We are so blessed to have them both, and in just a few weeks we will celebrate a year since we all came home! (December 29th!).
Since I just was gone for 9 days, we're revisiting some of the attachment issues that we've battled with Aleksa since day one. Here's a little info and history...
Attachment is something that most babies naturally form. They learn their mother's and father's voices in the womb and they learn very quickly that those significant people will provide for their needs, answer their cries, and hold and love on them. Babies look in to their parents' eyes and will maintain eye contact, which is a 'language' of love...
Several of our children (those born in Ukraine) were institutionalized and put in to orphanages at birth. They didn't have that connection with any caretaker. They had a constant influx of workers, daytime, night time, weekend, and other shift workers that came through. They spent their time in their beds, not in their parents' arms. They had no one to make eye contact with. One of the reasons their eyesight didn't likely develop correctly for some of them is because they didn't even have anything to even focus on as a baby.
As a toddler, Emma was still confined to her bed, isolated from other people, and without human contact for the most part. She had no one that talked to her, no one that interacted with her aside from meeting some of her basic needs. I admit I wonder every so often what Emma would be like if she'd been able to join our family earlier, or get her heart fixed (she then had strokes as a toddler because of her unrepaired heart)... We love Emma exactly how she is, and are BLESSED to have her as our daughter. In almost 4 years in our home, Emma has so dramatically changed!! She went from not wanting to be touched or held, unable to be comforted, to greeting familiar adults with a hug and a smile...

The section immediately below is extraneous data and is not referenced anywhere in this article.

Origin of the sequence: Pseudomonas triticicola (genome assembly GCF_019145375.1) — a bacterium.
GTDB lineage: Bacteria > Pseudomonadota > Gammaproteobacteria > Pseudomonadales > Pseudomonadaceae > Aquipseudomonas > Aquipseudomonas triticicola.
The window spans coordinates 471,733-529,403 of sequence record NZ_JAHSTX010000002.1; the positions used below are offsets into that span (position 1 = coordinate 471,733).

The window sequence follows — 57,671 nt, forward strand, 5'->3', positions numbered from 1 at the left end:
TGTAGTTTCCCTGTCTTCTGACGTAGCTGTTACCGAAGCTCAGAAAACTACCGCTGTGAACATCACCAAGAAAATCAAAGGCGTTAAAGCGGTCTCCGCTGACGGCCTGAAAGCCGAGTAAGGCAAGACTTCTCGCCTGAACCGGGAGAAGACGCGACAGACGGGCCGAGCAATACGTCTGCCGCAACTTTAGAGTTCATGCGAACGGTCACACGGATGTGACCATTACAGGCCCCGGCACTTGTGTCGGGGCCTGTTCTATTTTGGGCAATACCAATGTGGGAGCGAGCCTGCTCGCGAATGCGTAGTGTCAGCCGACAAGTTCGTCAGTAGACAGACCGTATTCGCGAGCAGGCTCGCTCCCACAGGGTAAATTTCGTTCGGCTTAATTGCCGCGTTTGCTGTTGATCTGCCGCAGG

Aleksa had a totally different upbringing which physically was much better than Emma's. She stayed in a crib for quite some time, I'm sure, however once she was up and mobile, she was in a group with other children, both those with special needs and typically developing children. She lived in that environment until she was 5 years old. There she played, went outside, had caretakers that, though they may not 'like' her, they took care of her. We were told she wasn't one of the favorites at the orphanage... which meant that she was dealt with sternly, wasn't loved on or hugged on, and was often 'set aside'.
After Aleksa left the orphanage at 5 years old, she went to a mental institution. This facility housed girls and women from 5 years old to 35 years old. At the time that we adopted Aleksa, there were 83 girls there. Though the sleeping quarters were separated into three levels, the 19-35 year olds on the top floor and the younger girls on the other two, the rest of the time we saw the girls all together in a large group. They have a playground, however it was obvious when we took Aleksa out to play on it that she rarely played there. She couldn't sit independently on a swing, couldn't climb a ladder to go down the slide, couldn't get on the see saws, and tended to stand by the small fence surrounding it and watch... even though we were the only ones out there. Then, she would turn and run away as often as possible.
When the girls were all out there, they lined the benches under an overhang and had tables pushed up against them. They sat and moaned and rocked, screaming, throwing their arms around, and in general just living in their own little worlds...
That is what Aleksa's reality was, 365 days a year, for three long years.
Aleksa didn't learn to love. She didn't learn to accept affection. She didn't ever make eye contact with people. She never received or gave hugs.
Instead she screamed. She ran. She pulled hair. She spit. She used urination as a control factor. She stole.
She did all sorts of things that are 100% survival, and that are 100% normal for an orphan.
But now she has a family. One that loves her. One that has expectations of her. One that shows affection to her. One that wants to teach her. Wants to help her. Wants to be a part of her life. A family that wants to be there forever for her, and wants her to let us in.
During my trip to Bulgaria, Aleksa was with familiar people. People that may give her a hug, tell her hello, smile at her, and both guide her and discipline her.
When I came home, Mommy came back. Not just a familiar person or a family member, but... Mom. Someone that wants to hug her, love on her, sit with her, cuddle her, and someone that she wants to keep as far away as possible.